She was the most sought after actor of her time, a diva with deadly looks who conquered cinema. Parveen Babi was one of the most successful actors in India in the 1970s and 1980s.
She could match the popularity of Amtitabh Bachchan and even made it to the Time magazine cover.
So who really was Parveen Babi?
Was she the Westernised woman who broke traditions in Indian cinema or the plump persona whose erratic behaviour was unfathomable to say the least?
Whatever she was, her tale is a tragic one. She was the toast of the industry one day and then a lonely woman who was deserted even by her close friends.
There were two distinct sides to the Parveen Babi story. The first half was focused on her immense popularity when filmmakers stood outside her house to get her into their venture. She was a pioneer of sorts along with Zeenat Aman. They broke through the typical sari-clad sterotype and literally gave some flesh into to the “sati savitri” image.
She was certainly striking to look at and dressed superbly. She immediately caught the eye in her first film Charitra opposite cricketer Salim Durrani. The tone was set there probably for taking up roles which were bold and defied tradition. Here she is made pregnant by a young man who her father owes a debt.
She is told to fend for herself and is finally rescued by a drunk. It was a typical B R Ishara film, bold and no holds barred. It is possible that she may have reflected her own self or a latent desire to do things which defied traditions and boundaries.
She didn’t need to. She got all the attention she needed.
She became a major star quickly, tilting more towards the glamour than acting skills. Her Westernised image and accented dialogue became a novelty and was tapped by filmmakers.
She was a fashion icon too. She won praise for her minimalistic and impeccable style. She was in sync with the Westernised mores which had begun the sweep India in the 1970s and 1980s. She portrayed that she was different from the others.
She openly had affairs with actors and believed in a live-in relationship. She smoked and drank openly and didn’t give a damn. It was also believed that she had a relationship with Bachchan with whom she acted in eight films.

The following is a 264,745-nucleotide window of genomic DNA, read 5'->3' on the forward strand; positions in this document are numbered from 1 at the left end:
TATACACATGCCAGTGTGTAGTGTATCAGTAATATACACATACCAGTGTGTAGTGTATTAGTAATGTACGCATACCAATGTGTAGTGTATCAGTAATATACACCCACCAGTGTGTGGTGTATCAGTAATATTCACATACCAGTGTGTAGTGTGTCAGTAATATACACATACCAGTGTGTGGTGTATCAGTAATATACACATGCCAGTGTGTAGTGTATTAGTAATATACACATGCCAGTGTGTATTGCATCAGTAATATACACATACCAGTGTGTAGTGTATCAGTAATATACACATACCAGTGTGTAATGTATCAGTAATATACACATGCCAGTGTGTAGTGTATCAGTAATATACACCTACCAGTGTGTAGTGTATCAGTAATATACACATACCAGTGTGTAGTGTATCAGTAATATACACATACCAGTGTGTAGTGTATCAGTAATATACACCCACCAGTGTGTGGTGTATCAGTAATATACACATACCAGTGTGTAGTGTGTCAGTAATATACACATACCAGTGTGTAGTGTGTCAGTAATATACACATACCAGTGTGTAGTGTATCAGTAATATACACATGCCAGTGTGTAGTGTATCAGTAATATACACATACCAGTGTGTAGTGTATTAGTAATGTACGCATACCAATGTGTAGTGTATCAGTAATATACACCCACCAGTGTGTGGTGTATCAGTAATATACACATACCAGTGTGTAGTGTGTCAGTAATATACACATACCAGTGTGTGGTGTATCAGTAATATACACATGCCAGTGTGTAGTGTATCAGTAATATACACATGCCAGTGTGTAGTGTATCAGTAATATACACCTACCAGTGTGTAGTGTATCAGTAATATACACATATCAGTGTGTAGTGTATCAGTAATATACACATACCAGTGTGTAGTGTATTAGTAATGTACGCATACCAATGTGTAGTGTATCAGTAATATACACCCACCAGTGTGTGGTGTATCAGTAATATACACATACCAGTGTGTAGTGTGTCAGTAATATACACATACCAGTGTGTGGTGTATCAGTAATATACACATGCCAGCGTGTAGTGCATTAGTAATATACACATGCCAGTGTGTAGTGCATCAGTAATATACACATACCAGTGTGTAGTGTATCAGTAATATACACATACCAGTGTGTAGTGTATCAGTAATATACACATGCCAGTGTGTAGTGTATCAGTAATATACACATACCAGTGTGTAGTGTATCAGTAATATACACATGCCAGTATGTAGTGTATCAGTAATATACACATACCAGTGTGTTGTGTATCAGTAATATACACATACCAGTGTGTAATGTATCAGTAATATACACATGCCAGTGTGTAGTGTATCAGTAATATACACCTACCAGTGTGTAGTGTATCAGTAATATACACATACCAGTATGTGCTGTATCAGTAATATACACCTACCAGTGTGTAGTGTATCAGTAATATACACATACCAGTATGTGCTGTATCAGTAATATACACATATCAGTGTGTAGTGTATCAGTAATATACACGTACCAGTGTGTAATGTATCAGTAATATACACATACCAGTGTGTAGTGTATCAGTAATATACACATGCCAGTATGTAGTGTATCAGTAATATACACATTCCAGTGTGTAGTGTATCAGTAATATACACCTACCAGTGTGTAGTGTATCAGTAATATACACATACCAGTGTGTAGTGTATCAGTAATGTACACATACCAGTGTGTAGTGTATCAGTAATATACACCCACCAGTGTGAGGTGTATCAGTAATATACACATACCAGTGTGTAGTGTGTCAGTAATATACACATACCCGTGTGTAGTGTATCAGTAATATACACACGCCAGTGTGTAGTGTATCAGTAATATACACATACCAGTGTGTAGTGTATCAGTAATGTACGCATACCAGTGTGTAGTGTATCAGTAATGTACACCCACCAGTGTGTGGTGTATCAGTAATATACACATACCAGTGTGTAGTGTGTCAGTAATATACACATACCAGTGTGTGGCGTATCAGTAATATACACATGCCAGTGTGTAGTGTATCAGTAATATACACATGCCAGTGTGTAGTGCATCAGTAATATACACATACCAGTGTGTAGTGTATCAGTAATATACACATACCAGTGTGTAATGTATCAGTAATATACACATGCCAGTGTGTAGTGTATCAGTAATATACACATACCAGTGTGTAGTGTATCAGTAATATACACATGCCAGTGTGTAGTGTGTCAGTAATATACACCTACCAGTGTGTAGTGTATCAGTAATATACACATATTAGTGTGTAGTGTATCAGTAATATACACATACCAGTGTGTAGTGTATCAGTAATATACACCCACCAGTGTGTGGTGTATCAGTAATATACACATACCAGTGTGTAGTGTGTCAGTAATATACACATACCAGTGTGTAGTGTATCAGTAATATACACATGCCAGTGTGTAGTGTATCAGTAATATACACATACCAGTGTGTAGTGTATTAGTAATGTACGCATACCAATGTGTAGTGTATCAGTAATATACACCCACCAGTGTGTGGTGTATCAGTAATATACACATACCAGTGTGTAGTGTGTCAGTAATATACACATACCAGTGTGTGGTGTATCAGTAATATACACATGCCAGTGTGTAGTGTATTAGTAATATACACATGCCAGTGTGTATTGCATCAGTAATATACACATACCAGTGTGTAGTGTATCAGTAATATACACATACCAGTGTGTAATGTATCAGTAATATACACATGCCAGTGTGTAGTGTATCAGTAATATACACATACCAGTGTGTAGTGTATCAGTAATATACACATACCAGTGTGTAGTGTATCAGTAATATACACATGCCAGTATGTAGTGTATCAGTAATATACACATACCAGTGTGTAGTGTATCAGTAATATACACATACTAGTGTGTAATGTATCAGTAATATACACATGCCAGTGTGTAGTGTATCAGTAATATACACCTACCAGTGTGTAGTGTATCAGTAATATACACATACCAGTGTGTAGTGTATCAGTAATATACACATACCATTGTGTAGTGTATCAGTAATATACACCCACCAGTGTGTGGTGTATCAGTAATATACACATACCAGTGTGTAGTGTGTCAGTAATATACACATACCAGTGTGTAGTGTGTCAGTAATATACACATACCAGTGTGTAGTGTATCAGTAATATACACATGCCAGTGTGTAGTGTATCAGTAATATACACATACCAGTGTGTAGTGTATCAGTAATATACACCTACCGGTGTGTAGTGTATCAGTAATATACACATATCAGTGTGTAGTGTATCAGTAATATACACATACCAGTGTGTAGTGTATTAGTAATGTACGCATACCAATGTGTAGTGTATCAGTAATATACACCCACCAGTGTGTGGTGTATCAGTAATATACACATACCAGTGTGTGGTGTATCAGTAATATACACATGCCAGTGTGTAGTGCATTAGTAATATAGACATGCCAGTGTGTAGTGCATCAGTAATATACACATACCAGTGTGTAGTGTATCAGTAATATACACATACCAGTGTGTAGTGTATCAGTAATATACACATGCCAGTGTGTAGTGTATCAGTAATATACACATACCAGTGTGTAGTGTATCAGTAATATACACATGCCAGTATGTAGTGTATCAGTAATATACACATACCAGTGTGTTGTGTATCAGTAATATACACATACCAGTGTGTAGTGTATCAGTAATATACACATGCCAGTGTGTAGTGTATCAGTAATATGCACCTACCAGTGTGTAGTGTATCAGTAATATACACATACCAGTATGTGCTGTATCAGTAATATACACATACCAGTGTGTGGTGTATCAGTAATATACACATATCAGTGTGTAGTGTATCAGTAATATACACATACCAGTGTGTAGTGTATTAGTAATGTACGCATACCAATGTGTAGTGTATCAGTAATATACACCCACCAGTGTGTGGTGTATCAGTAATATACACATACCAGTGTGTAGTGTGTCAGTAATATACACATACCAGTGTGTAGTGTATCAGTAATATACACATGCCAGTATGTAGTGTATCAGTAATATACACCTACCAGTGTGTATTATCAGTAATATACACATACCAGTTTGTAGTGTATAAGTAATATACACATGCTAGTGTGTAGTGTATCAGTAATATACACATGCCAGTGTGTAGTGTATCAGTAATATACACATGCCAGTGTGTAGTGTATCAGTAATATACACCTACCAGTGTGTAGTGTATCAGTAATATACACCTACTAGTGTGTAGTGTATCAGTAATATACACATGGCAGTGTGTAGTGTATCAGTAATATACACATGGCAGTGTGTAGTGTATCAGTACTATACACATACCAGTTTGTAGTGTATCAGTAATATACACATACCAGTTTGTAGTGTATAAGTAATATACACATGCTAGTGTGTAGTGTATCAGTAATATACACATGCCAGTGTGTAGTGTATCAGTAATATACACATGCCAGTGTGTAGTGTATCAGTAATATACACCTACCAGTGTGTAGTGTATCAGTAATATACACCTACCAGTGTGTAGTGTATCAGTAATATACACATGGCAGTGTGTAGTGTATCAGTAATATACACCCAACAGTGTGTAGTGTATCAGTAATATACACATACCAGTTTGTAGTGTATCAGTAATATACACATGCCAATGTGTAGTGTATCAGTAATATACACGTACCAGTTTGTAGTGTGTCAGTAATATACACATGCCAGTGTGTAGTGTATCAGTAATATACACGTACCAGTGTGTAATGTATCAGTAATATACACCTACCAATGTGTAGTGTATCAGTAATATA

In the male-centric cinema of her era, she fitted in perfectly as the love interest, which only required her to flash, pout and shake a leg. She was on top, enjoying her popularity.
But then something snapped in 1983 and Parveen Babi just disappeared.
Nobody knew where she was or what happened to her. It is believed she was in the US and that she was “under the control” of the underworld. But there was an instance when she was handcuffed at the JFK Airport for not furnishing information. She kept in a mental hospital for a few days.
Rumours kept spreading before a rather plump Parveen Babi returned to Mumbai, unrecognisable from the glamorous heroine who left at the height of her career.
She was immediately branded as “mad”. Her statements did nothing to change that. She was later diagnosed with paranoid schizophrenia and behaved oddly. She thought that she was sane and blamed Bollywood for spreading false rumours about her.
She believed that there was a conspiracy to kill her and named top political leaders and Bachchan as a ringleader.
It is claimed that she was under severe depression and the hallucinations got worse. Some said her many failed relationships began to catch up with her. Director Mahesh Bhatt’s film Aarth deals with his rocky relationship with Parveen Babi and his personal opinion of her. Later Woh Lamhe focuses on the changing phases of the actress.
She died a lonely death on January 20, 2005, and her body was found three days later. Her death was due to diabetes and related gangrene.
The pretty woman became a victim of her own delusions. She did not know “where her dreams ended and reality began”.